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Let $\alpha(s)=(f(s), g(s))$ be a plane curve parametrized by arc length on the $yz$-plane and assume that $f(s)>0.$ The surface revolution attained by rotating the curve parameterized by $\alpha$ about the z-axis which is given by $f(u,v) = (f(u)\cos v, f(u)\sin v, g(u)).$

How do I show that it has Gaussian curvature $K(u,v) = -\frac{f''(u)}{f(u)}.$

I am wondering how it is derived? I computed the normal vector, the first and second fundamental forms but I still can't derive it.

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  • $\begingroup$ What's $f$? Do you mean $g(u,v)=\dots$? $\endgroup$ – Michael Hoppe Oct 17 '13 at 7:27
  • $\begingroup$ @MichaelHoppe I have edited it. $\endgroup$ – Lays Oct 17 '13 at 7:33
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    $\begingroup$ It seems wrong to me: in the first appearance of $f$ it's a component function of a curve, i.e., $f=f(s)$, whereas otherwise it shall represent a parametrization, $f=f(u,v)$. Somewhat inconsistent. $\endgroup$ – Michael Hoppe Oct 17 '13 at 8:28
  • $\begingroup$ @MichaelHoppe I added more clarity. $\endgroup$ – Lays Oct 17 '13 at 8:55
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$$ {\bf f}_u = (f'\cos\ v,f'\sin\ v,g'),\ {\bf f}_v = f(-\sin\ v, \cos\ v,0)$$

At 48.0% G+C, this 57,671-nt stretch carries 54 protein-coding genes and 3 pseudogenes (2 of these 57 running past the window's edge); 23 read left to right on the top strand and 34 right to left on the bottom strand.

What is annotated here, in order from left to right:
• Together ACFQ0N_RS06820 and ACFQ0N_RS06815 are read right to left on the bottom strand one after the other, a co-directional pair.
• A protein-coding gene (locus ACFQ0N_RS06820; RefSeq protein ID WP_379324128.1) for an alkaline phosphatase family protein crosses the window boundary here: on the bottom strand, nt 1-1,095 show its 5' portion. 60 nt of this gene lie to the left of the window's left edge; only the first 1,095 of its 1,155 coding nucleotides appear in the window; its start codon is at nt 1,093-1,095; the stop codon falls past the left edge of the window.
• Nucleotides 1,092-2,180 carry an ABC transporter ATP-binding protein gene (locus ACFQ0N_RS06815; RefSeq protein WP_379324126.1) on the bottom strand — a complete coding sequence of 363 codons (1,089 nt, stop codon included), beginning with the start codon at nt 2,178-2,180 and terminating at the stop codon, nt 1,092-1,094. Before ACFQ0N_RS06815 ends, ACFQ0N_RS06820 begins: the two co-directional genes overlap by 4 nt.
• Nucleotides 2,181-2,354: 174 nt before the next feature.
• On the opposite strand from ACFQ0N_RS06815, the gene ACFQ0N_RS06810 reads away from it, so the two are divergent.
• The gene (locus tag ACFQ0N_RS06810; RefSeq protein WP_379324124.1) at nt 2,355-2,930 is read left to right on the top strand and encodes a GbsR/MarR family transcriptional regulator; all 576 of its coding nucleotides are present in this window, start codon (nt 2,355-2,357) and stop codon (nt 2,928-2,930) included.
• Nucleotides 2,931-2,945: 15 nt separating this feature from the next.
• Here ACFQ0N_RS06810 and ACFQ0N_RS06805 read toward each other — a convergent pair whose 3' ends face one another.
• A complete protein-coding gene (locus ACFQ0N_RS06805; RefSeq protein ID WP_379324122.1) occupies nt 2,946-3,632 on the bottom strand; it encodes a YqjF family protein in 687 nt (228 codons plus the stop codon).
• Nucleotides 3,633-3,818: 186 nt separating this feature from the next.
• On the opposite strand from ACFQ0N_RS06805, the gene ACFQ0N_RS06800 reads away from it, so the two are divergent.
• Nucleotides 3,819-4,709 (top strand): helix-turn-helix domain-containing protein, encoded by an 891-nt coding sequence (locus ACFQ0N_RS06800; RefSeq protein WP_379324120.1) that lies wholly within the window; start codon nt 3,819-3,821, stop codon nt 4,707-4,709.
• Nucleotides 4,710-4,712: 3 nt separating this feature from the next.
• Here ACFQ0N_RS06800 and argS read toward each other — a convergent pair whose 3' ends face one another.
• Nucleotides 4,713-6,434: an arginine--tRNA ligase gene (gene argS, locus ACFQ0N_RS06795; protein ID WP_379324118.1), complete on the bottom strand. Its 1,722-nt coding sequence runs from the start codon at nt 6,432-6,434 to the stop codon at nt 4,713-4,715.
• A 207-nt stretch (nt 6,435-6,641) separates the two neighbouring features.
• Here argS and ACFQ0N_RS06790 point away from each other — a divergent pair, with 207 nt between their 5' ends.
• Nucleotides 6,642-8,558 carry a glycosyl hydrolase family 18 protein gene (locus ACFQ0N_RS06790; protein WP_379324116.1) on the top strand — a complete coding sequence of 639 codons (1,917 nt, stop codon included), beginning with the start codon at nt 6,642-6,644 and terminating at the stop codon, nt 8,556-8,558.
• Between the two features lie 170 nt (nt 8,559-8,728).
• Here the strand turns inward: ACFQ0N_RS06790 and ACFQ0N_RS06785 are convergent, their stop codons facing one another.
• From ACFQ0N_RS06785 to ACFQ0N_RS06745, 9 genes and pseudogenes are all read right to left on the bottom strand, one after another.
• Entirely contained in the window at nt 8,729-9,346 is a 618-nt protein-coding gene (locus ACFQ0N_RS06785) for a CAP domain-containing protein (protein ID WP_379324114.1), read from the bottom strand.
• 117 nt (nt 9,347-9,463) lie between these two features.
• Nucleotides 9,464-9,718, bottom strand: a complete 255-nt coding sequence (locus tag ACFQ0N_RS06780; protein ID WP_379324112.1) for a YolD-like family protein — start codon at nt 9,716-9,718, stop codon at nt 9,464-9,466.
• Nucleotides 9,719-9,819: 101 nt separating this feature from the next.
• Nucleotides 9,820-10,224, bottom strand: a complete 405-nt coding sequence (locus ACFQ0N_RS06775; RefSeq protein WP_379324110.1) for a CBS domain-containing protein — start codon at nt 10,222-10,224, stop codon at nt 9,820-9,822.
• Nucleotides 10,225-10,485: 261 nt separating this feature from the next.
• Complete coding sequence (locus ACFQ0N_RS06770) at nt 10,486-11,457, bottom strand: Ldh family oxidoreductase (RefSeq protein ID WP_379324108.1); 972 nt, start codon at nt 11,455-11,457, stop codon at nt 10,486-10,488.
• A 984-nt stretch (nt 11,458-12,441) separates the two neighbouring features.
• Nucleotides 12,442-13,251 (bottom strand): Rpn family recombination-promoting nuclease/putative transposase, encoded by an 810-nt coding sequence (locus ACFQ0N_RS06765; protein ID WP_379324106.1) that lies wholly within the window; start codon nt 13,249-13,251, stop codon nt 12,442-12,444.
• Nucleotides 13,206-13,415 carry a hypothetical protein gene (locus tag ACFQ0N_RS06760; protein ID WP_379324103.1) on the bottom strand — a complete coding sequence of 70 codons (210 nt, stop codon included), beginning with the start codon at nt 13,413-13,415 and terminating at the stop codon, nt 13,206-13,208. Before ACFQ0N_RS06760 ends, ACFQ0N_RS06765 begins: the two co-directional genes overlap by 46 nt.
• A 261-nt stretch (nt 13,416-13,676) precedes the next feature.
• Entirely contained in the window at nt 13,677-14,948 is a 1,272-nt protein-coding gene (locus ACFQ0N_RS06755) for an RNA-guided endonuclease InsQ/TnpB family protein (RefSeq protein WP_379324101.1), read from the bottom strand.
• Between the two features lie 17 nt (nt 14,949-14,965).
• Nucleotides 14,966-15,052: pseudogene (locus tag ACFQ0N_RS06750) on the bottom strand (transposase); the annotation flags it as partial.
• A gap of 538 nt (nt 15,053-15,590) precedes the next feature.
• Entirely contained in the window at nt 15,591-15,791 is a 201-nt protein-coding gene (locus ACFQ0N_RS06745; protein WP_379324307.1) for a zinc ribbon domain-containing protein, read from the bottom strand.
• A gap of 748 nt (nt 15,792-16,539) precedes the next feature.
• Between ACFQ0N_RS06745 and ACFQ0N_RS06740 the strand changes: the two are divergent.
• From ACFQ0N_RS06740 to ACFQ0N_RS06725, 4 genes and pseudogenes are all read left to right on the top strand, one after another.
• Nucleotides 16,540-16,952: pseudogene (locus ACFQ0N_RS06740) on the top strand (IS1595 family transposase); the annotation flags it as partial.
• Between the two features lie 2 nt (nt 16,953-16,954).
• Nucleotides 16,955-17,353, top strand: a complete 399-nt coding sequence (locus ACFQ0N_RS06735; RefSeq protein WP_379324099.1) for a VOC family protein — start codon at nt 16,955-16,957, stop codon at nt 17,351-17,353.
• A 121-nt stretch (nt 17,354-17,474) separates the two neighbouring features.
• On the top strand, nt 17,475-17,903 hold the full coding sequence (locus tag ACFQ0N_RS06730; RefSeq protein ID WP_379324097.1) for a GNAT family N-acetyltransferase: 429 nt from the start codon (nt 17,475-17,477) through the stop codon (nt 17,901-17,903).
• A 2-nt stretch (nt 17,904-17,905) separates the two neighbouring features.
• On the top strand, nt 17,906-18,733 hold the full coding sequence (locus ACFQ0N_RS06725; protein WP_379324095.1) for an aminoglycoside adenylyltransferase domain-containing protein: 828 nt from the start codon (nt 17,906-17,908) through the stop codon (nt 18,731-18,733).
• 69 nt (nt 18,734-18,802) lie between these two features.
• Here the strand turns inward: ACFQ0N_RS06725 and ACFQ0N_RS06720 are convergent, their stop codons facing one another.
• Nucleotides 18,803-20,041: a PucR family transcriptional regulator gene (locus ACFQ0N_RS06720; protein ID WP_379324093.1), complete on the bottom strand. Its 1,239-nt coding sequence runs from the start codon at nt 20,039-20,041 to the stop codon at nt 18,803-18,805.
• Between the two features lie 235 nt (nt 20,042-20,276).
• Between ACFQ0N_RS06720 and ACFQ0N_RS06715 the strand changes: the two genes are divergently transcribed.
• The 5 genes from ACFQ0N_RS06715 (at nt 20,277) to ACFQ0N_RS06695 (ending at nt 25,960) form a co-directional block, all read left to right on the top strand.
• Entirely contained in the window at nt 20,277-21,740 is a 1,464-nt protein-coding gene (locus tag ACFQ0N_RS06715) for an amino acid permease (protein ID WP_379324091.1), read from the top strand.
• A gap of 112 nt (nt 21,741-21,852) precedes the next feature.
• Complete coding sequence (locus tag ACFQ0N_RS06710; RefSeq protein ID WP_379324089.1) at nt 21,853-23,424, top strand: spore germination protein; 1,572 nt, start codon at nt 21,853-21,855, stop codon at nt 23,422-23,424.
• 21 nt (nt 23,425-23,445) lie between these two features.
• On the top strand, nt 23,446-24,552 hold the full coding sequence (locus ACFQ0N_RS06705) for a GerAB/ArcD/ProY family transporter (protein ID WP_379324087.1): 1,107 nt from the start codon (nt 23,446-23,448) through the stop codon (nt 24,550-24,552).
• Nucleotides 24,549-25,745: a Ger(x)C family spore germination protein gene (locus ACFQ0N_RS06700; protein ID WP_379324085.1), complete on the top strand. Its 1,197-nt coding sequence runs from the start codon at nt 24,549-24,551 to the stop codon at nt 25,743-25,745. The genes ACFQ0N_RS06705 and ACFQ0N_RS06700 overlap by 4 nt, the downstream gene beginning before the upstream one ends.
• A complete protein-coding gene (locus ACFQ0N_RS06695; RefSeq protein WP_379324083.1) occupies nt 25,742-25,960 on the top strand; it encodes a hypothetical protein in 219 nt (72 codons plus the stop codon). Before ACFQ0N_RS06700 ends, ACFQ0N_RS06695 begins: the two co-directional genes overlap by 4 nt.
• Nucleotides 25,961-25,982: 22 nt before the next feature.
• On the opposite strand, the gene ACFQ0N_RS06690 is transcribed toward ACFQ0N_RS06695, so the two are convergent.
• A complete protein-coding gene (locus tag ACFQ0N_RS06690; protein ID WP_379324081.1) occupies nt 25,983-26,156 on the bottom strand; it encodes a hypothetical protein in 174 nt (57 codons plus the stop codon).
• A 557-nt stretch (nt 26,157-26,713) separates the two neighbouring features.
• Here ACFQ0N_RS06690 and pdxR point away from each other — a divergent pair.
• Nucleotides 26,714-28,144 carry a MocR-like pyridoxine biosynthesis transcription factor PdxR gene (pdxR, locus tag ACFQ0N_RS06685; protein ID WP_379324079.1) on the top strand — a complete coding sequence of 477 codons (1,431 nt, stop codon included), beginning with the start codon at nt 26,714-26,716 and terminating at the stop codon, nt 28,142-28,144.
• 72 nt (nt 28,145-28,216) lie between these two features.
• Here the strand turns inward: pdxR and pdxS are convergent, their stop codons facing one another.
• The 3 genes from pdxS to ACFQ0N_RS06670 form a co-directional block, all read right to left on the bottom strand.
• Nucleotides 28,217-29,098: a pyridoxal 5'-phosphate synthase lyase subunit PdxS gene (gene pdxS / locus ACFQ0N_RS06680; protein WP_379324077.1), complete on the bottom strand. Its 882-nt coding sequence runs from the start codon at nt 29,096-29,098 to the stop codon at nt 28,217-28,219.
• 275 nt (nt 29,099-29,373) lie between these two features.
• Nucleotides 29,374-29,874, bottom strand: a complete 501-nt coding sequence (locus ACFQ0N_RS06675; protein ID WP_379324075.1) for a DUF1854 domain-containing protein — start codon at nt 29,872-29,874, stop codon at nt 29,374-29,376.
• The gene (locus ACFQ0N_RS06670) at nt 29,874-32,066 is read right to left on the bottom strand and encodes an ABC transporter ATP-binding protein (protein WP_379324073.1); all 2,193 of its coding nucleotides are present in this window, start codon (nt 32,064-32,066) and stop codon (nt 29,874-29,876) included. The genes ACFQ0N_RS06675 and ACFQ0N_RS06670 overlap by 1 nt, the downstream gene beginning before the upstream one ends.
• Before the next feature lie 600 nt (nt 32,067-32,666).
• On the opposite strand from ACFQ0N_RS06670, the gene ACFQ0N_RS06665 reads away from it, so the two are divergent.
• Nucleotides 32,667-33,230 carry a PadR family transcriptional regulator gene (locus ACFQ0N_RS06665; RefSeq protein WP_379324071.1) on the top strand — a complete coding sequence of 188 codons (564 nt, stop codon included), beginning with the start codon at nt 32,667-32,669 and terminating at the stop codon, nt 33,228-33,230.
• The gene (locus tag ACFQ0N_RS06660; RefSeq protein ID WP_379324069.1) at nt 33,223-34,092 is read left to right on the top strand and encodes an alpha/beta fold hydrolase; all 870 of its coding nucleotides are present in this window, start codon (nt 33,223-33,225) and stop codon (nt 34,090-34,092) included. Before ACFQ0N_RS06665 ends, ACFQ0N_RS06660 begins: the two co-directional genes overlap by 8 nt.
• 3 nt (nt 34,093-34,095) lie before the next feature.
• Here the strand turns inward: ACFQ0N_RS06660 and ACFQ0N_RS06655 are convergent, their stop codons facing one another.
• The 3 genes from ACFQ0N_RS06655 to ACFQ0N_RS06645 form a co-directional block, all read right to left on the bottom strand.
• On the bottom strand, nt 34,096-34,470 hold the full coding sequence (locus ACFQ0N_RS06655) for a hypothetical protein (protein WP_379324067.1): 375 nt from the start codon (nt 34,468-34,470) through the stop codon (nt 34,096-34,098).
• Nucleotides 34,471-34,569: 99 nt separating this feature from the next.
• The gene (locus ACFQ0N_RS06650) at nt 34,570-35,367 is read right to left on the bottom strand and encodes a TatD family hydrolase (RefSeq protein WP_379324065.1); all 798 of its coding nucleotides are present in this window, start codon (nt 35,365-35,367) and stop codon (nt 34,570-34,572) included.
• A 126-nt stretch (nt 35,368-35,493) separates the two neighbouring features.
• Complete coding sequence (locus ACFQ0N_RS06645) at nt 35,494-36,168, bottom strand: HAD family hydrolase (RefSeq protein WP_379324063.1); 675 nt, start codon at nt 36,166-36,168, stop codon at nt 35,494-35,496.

Note that $$N =\frac{ {\bf f}_u\times {\bf f}_v }{|{\bf f}_u\times {\bf f}_v|} =\frac{f(-g'\cos\ v, -g'\sin\ v, f')}{|{\bf f}_u\times {\bf f}_v |} $$

Since $\alpha(s)$ has unit speed, so $$(f')^2+(g')^2=1\ (A)$$ So $$N = (-g'\cos\ v, -g'\sin\ v, f').$$

Here $N_u= -(g''\cos\ v,g''\sin\ v, f''),\ N_v = (g'\sin\ v, -g'\cos\ v,0)$

Since $f'f''+g'g''=0$ from $(A)$ $(i.e.,\ g''=-\frac{f'f''}{g'})$, $$N_u = f''(f'/g'\cos\ v,f'/g'\sin\ v,1)=f''/g' {\bf f}_u$$ and $$ N_v=-g'/f {\bf f}_v$$

Hence product of eigencvalues is $f''/g' (-g'/f)=-f''/f$

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The curves $\gamma_c(s)=f(s,c)$ ($c$ a constant) are geodesics for symmetry reasons (each of them lies in a plane s.t. the symmetry w.r.t. this plane preserves the surface). The vector field $w:=\partial/\partial v$ (in your parametrization of the surface) thus satisfies the Jacobi (=geodesic deviation) equation $w''+Rw=0$. Notice that $w=f(u)e$ where $e$ is of length 1 and orhogonal to the geodesic, hence $e'=0$. We thus have $w''+Rw=(f''+Rf)e=0$, from where $R=-f''/f$.

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